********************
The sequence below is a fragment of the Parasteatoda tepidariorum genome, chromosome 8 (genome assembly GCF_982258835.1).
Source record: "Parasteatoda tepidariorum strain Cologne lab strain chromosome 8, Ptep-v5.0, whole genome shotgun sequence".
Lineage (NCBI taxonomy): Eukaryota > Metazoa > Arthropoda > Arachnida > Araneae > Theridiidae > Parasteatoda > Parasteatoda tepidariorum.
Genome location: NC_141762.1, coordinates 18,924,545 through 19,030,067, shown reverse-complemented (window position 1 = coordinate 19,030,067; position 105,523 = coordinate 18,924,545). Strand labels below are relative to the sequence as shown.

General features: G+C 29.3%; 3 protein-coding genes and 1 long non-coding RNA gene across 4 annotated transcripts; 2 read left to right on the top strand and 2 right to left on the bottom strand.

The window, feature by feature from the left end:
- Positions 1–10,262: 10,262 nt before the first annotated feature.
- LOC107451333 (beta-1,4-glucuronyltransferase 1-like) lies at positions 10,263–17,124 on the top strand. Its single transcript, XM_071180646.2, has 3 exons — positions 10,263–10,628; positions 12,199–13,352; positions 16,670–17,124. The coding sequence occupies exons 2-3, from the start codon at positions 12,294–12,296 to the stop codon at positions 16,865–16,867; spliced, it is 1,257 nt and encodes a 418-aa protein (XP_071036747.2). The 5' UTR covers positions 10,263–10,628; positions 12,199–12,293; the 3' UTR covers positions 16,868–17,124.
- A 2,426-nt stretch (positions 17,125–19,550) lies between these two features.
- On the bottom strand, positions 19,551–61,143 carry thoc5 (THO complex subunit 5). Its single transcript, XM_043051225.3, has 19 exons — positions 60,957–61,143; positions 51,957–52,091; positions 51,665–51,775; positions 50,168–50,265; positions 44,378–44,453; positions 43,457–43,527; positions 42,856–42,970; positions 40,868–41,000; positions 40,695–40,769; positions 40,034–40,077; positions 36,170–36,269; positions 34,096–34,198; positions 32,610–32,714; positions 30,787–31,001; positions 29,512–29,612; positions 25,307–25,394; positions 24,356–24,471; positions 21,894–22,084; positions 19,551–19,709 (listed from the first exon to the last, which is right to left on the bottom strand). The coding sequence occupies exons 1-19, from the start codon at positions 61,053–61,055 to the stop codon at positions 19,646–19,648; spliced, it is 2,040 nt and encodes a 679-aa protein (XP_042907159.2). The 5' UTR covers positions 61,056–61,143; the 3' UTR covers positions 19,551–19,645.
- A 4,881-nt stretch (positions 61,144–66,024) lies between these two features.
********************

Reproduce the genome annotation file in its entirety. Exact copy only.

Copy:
The sequence below is a fragment of the Parasteatoda tepidariorum genome, chromosome 8 (genome assembly GCF_982258835.1).
Source record: "Parasteatoda tepidariorum strain Cologne lab strain chromosome 8, Ptep-v5.0, whole genome shotgun sequence".
Lineage (NCBI taxonomy): Eukaryota > Metazoa > Arthropoda > Arachnida > Araneae > Theridiidae > Parasteatoda > Parasteatoda tepidariorum.
Genome location: NC_141762.1, coordinates 18,924,545 through 19,030,067, shown reverse-complemented (window position 1 = coordinate 19,030,067; position 105,523 = coordinate 18,924,545). Strand labels below are relative to the sequence as shown.

General features: G+C 29.3%; 3 protein-coding genes and 1 long non-coding RNA gene across 4 annotated transcripts; 2 read left to right on the top strand and 2 right to left on the bottom strand.

The window, feature by feature from the left end:
- Positions 1–10,262: 10,262 nt before the first annotated feature.
- LOC107451333 (beta-1,4-glucuronyltransferase 1-like) lies at positions 10,263–17,124 on the top strand. Its single transcript, XM_071180646.2, has 3 exons — positions 10,263–10,628; positions 12,199–13,352; positions 16,670–17,124. The coding sequence occupies exons 2-3, from the start codon at positions 12,294–12,296 to the stop codon at positions 16,865–16,867; spliced, it is 1,257 nt and encodes a 418-aa protein (XP_071036747.2). The 5' UTR covers positions 10,263–10,628; positions 12,199–12,293; the 3' UTR covers positions 16,868–17,124.
- A 2,426-nt stretch (positions 17,125–19,550) lies between these two features.
- On the bottom strand, positions 19,551–61,143 carry thoc5 (THO complex subunit 5). Its single transcript, XM_043051225.3, has 19 exons — positions 60,957–61,143; positions 51,957–52,091; positions 51,665–51,775; positions 50,168–50,265; positions 44,378–44,453; positions 43,457–43,527; positions 42,856–42,970; positions 40,868–41,000; positions 40,695–40,769; positions 40,034–40,077; positions 36,170–36,269; positions 34,096–34,198; positions 32,610–32,714; positions 30,787–31,001; positions 29,512–29,612; positions 25,307–25,394; positions 24,356–24,471; positions 21,894–22,084; positions 19,551–19,709 (listed from the first exon to the last, which is right to left on the bottom strand). The coding sequence occupies exons 1-19, from the start codon at positions 61,053–61,055 to the stop codon at positions 19,646–19,648; spliced, it is 2,040 nt and encodes a 679-aa protein (XP_042907159.2). The 5' UTR covers positions 61,056–61,143; the 3' UTR covers positions 19,551–19,645.
- A 4,881-nt stretch (positions 61,144–66,024) lies between these two features.